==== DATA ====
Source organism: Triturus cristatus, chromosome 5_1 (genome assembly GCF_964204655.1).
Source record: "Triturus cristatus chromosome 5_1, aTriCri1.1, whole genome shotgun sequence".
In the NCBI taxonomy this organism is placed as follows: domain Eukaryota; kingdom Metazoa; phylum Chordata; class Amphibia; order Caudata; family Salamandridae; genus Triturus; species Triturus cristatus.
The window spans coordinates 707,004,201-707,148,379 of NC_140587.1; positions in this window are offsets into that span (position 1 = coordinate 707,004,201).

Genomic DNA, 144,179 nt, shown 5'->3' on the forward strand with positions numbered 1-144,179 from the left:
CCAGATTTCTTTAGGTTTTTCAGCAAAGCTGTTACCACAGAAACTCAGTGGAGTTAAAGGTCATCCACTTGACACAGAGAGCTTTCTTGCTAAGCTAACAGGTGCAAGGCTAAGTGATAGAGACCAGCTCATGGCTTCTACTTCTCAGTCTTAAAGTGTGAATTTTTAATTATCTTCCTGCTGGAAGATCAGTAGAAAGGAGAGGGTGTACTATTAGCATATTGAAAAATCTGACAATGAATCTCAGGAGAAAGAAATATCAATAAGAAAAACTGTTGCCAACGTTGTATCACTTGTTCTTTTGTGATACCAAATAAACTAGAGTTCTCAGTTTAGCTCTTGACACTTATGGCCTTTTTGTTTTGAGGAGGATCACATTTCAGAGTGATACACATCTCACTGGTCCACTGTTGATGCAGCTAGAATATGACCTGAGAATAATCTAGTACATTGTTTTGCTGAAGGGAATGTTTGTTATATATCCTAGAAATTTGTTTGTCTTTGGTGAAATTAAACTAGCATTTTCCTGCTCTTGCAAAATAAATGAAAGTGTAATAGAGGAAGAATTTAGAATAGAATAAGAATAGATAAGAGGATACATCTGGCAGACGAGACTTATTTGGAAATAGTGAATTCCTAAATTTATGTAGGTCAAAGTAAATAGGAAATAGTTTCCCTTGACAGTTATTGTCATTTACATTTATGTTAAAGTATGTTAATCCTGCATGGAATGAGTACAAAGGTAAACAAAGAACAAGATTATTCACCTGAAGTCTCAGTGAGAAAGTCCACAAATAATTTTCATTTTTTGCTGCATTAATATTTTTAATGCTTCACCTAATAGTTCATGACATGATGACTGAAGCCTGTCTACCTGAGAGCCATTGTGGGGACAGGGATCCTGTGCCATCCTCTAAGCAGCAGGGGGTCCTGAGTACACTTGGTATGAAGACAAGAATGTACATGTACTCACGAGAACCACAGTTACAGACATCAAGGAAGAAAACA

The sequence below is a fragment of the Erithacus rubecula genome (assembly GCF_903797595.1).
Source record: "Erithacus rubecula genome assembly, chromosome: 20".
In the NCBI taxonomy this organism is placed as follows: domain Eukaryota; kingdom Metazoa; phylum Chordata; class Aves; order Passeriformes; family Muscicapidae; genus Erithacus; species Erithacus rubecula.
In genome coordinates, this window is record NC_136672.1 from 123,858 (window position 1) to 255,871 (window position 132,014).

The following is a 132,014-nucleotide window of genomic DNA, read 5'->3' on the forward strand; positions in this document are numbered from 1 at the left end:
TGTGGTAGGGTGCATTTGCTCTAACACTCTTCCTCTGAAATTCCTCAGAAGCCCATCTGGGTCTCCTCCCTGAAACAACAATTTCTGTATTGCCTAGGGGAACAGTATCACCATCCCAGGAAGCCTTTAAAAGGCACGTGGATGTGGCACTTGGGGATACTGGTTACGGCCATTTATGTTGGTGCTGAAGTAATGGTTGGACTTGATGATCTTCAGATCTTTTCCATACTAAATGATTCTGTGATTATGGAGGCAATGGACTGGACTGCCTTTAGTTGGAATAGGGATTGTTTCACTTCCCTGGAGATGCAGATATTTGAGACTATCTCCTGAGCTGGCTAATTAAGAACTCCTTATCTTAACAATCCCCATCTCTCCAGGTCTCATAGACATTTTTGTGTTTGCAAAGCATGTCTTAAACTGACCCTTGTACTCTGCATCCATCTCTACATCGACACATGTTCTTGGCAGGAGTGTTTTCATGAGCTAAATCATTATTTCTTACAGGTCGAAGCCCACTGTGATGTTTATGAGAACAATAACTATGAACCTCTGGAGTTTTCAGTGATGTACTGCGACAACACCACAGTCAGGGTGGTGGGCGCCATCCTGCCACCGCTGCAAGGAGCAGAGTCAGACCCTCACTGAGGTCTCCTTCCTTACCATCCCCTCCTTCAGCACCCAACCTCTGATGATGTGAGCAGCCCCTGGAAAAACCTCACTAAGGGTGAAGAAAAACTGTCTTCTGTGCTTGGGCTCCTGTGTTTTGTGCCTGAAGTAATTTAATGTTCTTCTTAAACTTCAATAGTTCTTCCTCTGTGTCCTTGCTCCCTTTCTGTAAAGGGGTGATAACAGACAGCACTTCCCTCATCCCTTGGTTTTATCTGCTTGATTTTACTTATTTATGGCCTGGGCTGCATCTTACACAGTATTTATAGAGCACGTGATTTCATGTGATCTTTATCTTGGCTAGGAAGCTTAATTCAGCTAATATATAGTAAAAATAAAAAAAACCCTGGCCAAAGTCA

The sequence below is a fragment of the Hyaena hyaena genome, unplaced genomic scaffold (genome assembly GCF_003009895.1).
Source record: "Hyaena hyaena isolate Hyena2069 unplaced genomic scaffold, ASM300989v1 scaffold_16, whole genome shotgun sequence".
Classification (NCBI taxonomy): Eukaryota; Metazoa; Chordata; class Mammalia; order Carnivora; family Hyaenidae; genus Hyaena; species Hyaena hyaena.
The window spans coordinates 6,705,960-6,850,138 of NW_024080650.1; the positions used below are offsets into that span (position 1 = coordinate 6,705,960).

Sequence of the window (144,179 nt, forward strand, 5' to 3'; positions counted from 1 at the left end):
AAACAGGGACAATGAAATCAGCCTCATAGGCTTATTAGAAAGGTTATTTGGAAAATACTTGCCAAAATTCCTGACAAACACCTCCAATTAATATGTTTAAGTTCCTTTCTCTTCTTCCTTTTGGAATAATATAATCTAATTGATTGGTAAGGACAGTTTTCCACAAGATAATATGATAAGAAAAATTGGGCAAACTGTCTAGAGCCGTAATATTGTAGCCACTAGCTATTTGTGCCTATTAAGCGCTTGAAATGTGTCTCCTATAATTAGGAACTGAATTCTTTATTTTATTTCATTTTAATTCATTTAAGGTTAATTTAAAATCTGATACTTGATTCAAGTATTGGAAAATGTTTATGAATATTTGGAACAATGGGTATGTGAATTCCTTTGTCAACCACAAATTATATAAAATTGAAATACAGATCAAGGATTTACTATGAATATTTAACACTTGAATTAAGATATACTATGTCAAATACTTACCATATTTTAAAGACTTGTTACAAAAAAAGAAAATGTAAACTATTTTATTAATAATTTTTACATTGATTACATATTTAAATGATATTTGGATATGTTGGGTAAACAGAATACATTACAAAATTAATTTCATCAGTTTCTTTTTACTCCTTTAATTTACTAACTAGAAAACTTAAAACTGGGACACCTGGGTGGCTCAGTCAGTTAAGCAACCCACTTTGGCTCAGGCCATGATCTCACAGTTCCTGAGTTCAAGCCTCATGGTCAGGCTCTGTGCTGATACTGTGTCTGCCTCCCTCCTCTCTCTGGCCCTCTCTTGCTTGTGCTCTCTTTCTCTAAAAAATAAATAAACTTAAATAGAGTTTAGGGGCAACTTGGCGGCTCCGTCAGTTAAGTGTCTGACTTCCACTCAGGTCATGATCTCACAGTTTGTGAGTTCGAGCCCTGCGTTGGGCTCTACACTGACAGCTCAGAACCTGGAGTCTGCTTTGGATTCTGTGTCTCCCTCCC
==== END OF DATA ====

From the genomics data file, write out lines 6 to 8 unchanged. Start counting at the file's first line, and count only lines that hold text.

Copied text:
CCAGATTTCTTTAGGTTTTTCAGCAAAGCTGTTACCACAGAAACTCAGTGGAGTTAAAGGTCATCCACTTGACACAGAGAGCTTTCTTGCTAAGCTAACAGGTGCAAGGCTAAGTGATAGAGACCAGCTCATGGCTTCTACTTCTCAGTCTTAAAGTGTGAATTTTTAATTATCTTCCTGCTGGAAGATCAGTAGAAAGGAGAGGGTGTACTATTAGCATATTGAAAAATCTGACAATGAATCTCAGGAGAAAGAAATATCAATAAGAAAAACTGTTGCCAACGTTGTATCACTTGTTCTTTTGTGATACCAAATAAACTAGAGTTCTCAGTTTAGCTCTTGACACTTATGGCCTTTTTGTTTTGAGGAGGATCACATTTCAGAGTGATACACATCTCACTGGTCCACTGTTGATGCAGCTAGAATATGACCTGAGAATAATCTAGTACATTGTTTTGCTGAAGGGAATGTTTGTTATATATCCTAGAAATTTGTTTGTCTTTGGTGAAATTAAACTAGCATTTTCCTGCTCTTGCAAAATAAATGAAAGTGTAATAGAGGAAGAATTTAGAATAGAATAAGAATAGATAAGAGGATACATCTGGCAGACGAGACTTATTTGGAAATAGTGAATTCCTAAATTTATGTAGGTCAAAGTAAATAGGAAATAGTTTCCCTTGACAGTTATTGTCATTTACATTTATGTTAAAGTATGTTAATCCTGCATGGAATGAGTACAAAGGTAAACAAAGAACAAGATTATTCACCTGAAGTCTCAGTGAGAAAGTCCACAAATAATTTTCATTTTTTGCTGCATTAATATTTTTAATGCTTCACCTAATAGTTCATGACATGATGACTGAAGCCTGTCTACCTGAGAGCCATTGTGGGGACAGGGATCCTGTGCCATCCTCTAAGCAGCAGGGGGTCCTGAGTACACTTGGTATGAAGACAAGAATGTACATGTACTCACGAGAACCACAGTTACAGACATCAAGGAAGAAAACA

The sequence below is a fragment of the Erithacus rubecula genome (assembly GCF_903797595.1).
Source record: "Erithacus rubecula genome assembly, chromosome: 20".